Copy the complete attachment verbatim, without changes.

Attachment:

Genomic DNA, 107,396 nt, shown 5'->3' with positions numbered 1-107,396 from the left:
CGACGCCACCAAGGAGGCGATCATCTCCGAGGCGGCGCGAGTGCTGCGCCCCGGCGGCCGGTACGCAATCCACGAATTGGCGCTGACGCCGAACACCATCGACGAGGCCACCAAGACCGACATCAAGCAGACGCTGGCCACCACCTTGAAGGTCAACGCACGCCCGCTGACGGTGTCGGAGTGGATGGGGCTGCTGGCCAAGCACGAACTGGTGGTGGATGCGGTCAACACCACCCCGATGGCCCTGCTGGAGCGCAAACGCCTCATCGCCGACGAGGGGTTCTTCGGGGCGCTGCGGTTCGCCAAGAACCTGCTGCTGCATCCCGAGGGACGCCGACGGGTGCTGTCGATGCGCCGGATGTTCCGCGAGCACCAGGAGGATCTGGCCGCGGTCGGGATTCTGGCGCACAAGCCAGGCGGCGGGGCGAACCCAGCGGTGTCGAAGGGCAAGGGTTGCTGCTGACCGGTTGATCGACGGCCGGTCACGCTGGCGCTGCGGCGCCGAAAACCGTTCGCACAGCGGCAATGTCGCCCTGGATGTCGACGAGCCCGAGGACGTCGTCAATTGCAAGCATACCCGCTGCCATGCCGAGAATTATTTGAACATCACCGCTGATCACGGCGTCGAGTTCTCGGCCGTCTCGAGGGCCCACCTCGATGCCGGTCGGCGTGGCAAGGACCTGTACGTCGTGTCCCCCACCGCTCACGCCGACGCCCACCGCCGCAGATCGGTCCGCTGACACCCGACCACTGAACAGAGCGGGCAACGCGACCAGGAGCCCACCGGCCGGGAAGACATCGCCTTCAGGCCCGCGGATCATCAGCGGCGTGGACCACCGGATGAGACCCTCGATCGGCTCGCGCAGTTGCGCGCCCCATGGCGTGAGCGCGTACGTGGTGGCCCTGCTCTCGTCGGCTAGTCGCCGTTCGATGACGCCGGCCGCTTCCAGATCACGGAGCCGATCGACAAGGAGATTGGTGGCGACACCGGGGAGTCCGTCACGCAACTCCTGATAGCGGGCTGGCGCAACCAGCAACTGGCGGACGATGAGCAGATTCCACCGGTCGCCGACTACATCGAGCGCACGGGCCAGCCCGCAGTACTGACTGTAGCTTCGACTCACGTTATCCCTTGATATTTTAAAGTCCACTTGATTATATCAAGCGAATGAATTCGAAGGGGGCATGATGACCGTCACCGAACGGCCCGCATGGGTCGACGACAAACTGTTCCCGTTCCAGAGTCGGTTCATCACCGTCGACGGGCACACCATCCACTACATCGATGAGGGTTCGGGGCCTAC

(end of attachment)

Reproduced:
Genomic DNA, 107,396 nt, shown 5'->3' with positions numbered 1-107,396 from the left:
CGACGCCACCAAGGAGGCGATCATCTCCGAGGCGGCGCGAGTGCTGCGCCCCGGCGGCCGGTACGCAATCCACGAATTGGCGCTGACGCCGAACACCATCGACGAGGCCACCAAGACCGACATCAAGCAGACGCTGGCCACCACCTTGAAGGTCAACGCACGCCCGCTGACGGTGTCGGAGTGGATGGGGCTGCTGGCCAAGCACGAACTGGTGGTGGATGCGGTCAACACCACCCCGATGGCCCTGCTGGAGCGCAAACGCCTCATCGCCGACGAGGGGTTCTTCGGGGCGCTGCGGTTCGCCAAGAACCTGCTGCTGCATCCCGAGGGACGCCGACGGGTGCTGTCGATGCGCCGGATGTTCCGCGAGCACCAGGAGGATCTGGCCGCGGTCGGGATTCTGGCGCACAAGCCAGGCGGCGGGGCGAACCCAGCGGTGTCGAAGGGCAAGGGTTGCTGCTGACCGGTTGATCGACGGCCGGTCACGCTGGCGCTGCGGCGCCGAAAACCGTTCGCACAGCGGCAATGTCGCCCTGGATGTCGACGAGCCCGAGGACGTCGTCAATTGCAAGCATACCCGCTGCCATGCCGAGAATTATTTGAACATCACCGCTGATCACGGCGTCGAGTTCTCGGCCGTCTCGAGGGCCCACCTCGATGCCGGTCGGCGTGGCAAGGACCTGTACGTCGTGTCCCCCACCGCTCACGCCGACGCCCACCGCCGCAGATCGGTCCGCTGACACCCGACCACTGAACAGAGCGGGCAACGCGACCAGGAGCCCACCGGCCGGGAAGACATCGCCTTCAGGCCCGCGGATCATCAGCGGCGTGGACCACCGGATGAGACCCTCGATCGGCTCGCGCAGTTGCGCGCCCCATGGCGTGAGCGCGTACGTGGTGGCCCTGCTCTCGTCGGCTAGTCGCCGTTCGATGACGCCGGCCGCTTCCAGATCACGGAGCCGATCGACAAGGAGATTGGTGGCGACACCGGGGAGTCCGTCACGCAACTCCTGATAGCGGGCTGGCGCAACCAGCAACTGGCGGACGATGAGCAGATTCCACCGGTCGCCGACTACATCGAGCGCACGGGCCAGCCCGCAGTACTGACTGTAGCTTCGACTCACGTTATCCCTTGATATTTTAAAGTCCACTTGATTATATCAAGCGAATGAATTCGAAGGGGGCATGATGACCGTCACCGAACGGCCCGCATGGGTCGACGACAAACTGTTCCCGTTCCAGAGTCGGTTCATCACCGTCGACGGGCACACCATCCACTACATCGATGAGGGTTCGGGGCCTAC